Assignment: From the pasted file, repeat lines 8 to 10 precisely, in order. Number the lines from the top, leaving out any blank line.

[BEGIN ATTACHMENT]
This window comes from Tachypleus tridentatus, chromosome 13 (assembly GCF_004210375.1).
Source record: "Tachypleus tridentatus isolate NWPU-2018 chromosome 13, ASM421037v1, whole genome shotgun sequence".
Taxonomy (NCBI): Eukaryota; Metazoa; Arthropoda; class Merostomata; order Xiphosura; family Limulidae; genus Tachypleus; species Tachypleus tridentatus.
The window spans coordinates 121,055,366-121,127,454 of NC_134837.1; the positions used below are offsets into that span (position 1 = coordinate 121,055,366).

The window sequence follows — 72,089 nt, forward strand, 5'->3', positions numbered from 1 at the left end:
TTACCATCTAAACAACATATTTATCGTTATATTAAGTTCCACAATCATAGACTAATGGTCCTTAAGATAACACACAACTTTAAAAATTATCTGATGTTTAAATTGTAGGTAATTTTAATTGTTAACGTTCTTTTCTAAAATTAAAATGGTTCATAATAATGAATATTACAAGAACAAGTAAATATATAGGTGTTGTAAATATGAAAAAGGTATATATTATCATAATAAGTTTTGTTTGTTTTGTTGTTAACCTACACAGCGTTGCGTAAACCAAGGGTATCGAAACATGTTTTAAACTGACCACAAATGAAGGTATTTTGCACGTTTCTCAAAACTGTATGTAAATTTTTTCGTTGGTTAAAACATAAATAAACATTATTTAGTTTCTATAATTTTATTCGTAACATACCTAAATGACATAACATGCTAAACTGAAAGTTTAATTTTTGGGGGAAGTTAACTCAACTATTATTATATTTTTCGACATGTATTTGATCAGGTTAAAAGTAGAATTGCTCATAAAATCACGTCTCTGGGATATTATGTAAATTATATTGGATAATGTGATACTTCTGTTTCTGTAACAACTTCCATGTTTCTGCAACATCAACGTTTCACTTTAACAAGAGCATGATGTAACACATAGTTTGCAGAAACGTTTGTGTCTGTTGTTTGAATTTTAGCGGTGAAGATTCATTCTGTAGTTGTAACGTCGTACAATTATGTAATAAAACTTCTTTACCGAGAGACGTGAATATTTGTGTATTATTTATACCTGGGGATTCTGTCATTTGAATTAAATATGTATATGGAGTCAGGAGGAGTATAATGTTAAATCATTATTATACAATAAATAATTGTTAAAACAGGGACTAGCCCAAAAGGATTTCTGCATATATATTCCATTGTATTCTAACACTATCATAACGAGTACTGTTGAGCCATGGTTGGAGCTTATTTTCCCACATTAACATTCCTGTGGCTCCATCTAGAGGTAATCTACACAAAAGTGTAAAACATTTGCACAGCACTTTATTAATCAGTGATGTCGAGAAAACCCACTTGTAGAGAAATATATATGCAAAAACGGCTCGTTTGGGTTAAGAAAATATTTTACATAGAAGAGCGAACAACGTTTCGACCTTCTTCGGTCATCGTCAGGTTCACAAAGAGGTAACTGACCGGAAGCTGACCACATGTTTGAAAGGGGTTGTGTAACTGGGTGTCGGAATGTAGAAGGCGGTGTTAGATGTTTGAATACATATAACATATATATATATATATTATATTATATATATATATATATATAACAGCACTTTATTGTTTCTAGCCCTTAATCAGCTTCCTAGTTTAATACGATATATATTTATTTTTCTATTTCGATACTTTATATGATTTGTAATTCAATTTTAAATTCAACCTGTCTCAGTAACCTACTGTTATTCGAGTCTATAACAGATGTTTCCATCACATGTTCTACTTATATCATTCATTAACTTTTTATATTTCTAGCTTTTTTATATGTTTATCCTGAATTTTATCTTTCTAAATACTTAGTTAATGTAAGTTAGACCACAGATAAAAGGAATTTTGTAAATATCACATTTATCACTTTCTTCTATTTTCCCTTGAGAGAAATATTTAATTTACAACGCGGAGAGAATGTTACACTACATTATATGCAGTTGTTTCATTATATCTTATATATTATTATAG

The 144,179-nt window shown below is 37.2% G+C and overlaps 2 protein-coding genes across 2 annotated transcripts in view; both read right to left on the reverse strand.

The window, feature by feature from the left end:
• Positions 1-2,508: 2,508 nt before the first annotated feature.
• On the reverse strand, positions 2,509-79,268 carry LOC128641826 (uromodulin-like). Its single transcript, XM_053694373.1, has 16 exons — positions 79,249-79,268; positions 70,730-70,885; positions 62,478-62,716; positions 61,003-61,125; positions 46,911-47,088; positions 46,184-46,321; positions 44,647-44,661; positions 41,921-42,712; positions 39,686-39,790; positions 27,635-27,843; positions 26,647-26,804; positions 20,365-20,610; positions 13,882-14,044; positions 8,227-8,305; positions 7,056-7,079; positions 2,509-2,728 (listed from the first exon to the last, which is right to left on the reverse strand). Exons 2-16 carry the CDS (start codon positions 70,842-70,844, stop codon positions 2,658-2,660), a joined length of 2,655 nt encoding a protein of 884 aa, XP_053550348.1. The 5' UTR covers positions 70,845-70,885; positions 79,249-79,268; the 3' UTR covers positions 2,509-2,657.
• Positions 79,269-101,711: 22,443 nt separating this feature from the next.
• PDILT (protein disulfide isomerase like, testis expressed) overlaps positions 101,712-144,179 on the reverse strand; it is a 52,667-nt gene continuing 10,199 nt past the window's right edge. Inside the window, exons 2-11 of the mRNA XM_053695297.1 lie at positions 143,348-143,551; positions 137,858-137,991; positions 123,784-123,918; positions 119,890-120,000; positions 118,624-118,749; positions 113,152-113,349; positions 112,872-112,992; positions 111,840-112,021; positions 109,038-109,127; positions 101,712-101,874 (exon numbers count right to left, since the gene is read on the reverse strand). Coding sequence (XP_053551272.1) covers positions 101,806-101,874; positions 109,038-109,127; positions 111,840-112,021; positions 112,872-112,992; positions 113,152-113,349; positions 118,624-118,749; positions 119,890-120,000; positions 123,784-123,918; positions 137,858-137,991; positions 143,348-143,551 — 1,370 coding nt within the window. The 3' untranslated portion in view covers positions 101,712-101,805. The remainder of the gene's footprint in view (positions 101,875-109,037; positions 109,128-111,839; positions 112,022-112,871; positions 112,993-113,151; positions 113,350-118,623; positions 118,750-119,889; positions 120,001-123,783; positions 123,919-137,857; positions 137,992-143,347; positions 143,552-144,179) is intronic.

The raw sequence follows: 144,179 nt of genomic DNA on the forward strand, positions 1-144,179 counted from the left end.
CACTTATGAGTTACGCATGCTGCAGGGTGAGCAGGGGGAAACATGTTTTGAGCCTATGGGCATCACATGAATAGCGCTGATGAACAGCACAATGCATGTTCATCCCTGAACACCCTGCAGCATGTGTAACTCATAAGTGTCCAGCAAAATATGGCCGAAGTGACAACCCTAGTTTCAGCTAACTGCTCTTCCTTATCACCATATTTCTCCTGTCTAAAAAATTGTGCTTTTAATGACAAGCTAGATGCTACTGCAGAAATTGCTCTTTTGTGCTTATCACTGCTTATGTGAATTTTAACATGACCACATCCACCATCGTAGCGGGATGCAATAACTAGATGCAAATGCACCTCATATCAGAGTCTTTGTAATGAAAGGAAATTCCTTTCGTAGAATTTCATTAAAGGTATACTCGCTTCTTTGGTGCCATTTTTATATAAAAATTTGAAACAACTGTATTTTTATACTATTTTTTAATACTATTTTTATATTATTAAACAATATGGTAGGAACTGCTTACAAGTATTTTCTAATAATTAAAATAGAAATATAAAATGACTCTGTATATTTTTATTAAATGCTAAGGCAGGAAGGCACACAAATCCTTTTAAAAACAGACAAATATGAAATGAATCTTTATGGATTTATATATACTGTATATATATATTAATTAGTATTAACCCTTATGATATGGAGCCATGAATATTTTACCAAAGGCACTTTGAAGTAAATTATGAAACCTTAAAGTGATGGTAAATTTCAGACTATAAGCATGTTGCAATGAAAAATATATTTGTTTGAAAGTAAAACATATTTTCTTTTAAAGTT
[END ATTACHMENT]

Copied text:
The window, feature by feature from the left end:
• Positions 1-2,508: 2,508 nt before the first annotated feature.
• On the reverse strand, positions 2,509-79,268 carry LOC128641826 (uromodulin-like). Its single transcript, XM_053694373.1, has 16 exons — positions 79,249-79,268; positions 70,730-70,885; positions 62,478-62,716; positions 61,003-61,125; positions 46,911-47,088; positions 46,184-46,321; positions 44,647-44,661; positions 41,921-42,712; positions 39,686-39,790; positions 27,635-27,843; positions 26,647-26,804; positions 20,365-20,610; positions 13,882-14,044; positions 8,227-8,305; positions 7,056-7,079; positions 2,509-2,728 (listed from the first exon to the last, which is right to left on the reverse strand). Exons 2-16 carry the CDS (start codon positions 70,842-70,844, stop codon positions 2,658-2,660), a joined length of 2,655 nt encoding a protein of 884 aa, XP_053550348.1. The 5' UTR covers positions 70,845-70,885; positions 79,249-79,268; the 3' UTR covers positions 2,509-2,657.